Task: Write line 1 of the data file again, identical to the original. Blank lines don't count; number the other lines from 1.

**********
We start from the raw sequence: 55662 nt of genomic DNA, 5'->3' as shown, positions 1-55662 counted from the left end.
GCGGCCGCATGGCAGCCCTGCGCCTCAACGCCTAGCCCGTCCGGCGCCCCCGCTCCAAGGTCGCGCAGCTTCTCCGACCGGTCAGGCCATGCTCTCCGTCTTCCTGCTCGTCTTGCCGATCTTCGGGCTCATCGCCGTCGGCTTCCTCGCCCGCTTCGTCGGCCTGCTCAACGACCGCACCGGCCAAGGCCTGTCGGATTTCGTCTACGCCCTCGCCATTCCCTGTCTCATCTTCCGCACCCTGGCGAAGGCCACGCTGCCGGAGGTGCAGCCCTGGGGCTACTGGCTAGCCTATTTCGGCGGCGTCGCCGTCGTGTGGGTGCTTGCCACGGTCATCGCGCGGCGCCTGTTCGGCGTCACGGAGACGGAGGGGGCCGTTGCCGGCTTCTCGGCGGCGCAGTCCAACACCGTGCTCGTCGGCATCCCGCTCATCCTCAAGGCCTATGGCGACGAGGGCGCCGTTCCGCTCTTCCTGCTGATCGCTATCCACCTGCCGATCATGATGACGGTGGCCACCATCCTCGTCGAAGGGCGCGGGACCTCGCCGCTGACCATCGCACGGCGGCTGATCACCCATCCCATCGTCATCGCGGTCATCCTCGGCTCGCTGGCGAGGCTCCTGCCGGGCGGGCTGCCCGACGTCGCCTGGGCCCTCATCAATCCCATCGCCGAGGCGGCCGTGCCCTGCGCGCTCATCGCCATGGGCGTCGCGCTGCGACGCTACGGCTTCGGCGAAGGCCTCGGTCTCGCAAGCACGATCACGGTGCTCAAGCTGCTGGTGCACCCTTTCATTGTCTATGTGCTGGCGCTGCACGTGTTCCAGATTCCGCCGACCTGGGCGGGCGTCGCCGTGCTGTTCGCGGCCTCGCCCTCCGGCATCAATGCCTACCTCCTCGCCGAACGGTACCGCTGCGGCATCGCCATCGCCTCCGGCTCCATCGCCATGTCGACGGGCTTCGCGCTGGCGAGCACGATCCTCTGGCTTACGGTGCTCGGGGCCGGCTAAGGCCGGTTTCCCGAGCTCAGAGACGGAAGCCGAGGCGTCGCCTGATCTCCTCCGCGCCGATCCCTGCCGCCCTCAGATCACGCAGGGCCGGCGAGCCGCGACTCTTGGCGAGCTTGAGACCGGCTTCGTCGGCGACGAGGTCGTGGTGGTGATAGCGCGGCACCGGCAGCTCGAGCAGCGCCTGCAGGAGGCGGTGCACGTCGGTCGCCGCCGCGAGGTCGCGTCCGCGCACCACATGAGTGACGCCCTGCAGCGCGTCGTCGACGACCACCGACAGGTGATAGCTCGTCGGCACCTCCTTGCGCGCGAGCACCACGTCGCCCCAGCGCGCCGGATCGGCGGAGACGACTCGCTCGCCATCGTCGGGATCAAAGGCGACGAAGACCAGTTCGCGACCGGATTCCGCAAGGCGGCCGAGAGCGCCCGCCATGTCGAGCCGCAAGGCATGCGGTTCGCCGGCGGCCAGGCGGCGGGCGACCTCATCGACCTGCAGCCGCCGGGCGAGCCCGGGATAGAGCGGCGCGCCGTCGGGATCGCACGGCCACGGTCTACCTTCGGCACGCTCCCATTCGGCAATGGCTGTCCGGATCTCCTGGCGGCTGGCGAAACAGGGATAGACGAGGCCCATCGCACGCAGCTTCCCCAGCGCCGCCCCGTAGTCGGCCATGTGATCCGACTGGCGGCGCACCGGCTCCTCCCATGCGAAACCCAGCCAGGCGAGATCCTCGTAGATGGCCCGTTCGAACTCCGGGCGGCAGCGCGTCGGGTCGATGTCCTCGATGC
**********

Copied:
We start from the raw sequence: 55662 nt of genomic DNA, 5'->3' as shown, positions 1-55662 counted from the left end.